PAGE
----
A video grab from a footage made available by environmental activists, shows two members of Ultima Generazione, or Last Generation in English, glued their hands on the Roman statue of Laocoön and His Sons, one of the masterpieces of the Vatican Museums collection, to protest against climate change, Aug. 18, 2022. The activists displayed a banner reading, "Last Generation No Gas No Coal" urging politicians to listen to the call from the scientific community and act against climate change. (Ultima Generazione Via AP)
Italian environmental activists staged a second museum protest in as many months, gluing their hands Thursday to the base of one of the Vatican Museums' most important ancient sculptures, the Laocoon.
The statue wasn't damaged, said the environmental group Last Generation. Vatican gendarmes removed the three protesters and they were processed at an Italian police station. It wasn't clear if Vatican criminal prosecutors would eventually take up the case since they have jurisdiction in Vatican City.
The protesters are demanding the Italian government increase its solar and wind power and stop exploring for natural gas and reopening old coal mines in Italy. They affixed a banner to the statue's base reading "No gas, no coal."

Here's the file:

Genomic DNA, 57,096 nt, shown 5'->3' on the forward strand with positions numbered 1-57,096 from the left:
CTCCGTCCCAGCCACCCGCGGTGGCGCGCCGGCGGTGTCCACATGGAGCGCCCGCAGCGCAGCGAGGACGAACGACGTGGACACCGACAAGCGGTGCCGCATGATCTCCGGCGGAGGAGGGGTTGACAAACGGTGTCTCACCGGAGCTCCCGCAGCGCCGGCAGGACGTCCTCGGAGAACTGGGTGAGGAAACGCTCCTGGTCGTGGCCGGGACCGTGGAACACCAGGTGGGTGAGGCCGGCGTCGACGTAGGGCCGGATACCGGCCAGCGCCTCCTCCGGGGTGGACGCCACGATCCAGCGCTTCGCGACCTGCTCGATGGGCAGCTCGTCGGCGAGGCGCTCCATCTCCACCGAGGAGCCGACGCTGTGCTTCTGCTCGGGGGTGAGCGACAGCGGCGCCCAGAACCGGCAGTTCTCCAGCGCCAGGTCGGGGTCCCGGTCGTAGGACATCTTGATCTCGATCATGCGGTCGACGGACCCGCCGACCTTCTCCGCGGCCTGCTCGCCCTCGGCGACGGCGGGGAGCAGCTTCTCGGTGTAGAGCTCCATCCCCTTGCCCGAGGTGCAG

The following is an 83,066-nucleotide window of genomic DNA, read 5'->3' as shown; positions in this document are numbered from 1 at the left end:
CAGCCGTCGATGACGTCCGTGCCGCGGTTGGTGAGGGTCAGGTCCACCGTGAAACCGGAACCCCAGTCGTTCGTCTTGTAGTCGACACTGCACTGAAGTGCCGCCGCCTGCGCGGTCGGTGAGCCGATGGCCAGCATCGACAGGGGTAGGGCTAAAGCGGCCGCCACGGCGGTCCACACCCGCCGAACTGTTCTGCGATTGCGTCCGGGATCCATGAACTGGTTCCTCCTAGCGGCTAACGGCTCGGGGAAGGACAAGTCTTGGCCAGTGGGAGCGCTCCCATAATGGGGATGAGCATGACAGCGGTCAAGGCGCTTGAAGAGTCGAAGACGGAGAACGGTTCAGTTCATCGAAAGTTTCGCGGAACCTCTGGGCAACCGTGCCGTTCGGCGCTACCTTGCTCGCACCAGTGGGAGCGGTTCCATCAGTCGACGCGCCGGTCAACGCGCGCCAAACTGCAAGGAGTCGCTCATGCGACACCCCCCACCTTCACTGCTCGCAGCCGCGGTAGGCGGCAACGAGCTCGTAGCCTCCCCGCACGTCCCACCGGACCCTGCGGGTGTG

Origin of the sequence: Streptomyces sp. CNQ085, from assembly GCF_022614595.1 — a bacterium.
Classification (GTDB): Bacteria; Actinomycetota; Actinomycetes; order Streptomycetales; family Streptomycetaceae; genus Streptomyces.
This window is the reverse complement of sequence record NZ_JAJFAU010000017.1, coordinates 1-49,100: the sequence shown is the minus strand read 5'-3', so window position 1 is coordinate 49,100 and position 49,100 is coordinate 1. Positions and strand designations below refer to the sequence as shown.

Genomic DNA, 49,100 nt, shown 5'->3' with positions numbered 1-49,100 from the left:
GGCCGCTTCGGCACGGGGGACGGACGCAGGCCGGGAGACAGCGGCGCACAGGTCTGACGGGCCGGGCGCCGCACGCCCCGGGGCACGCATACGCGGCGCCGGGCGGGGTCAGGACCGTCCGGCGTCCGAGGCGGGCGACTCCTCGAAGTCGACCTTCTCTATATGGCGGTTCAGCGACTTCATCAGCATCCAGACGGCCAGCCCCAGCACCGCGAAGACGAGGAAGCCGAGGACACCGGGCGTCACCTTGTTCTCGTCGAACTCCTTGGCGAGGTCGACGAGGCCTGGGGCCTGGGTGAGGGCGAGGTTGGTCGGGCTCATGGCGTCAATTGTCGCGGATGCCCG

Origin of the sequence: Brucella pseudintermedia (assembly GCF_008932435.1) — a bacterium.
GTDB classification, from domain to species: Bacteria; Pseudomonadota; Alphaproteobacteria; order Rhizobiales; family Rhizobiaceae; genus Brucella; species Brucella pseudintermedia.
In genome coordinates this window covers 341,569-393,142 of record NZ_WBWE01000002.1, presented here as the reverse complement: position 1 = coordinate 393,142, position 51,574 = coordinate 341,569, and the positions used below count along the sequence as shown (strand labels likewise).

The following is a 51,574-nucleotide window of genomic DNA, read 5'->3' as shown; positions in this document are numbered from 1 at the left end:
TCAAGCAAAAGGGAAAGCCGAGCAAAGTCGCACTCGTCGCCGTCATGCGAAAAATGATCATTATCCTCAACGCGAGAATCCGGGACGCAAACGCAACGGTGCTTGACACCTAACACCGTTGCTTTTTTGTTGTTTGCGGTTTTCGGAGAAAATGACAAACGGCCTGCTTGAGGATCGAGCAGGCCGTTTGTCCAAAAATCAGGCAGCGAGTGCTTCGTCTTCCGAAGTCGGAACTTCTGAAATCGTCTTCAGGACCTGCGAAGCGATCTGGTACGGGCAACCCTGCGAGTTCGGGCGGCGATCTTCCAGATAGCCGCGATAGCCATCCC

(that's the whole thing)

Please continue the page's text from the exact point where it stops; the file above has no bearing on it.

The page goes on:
Last month, protesters glued their hands to the glass window protecting Sandro Botticelli's painting "Spring" in the Uffizi Galleries in Florence. In that case, they were detained and ordered to stay out of Florence for three years, Italian media said.
Last Generation said the group targeted the Laocoon statue, which is believed to have been carved in Rhodes in 40-30 B.C., because of the symbolic story behind it.
According to legend and the Vatican Museums' own website, Laocoon warned his fellow Trojans against accepting the wooden horse left by the Greeks during the Trojan War. The group said the climate crisis is the modern-day warning that is being unheeded by political leaders.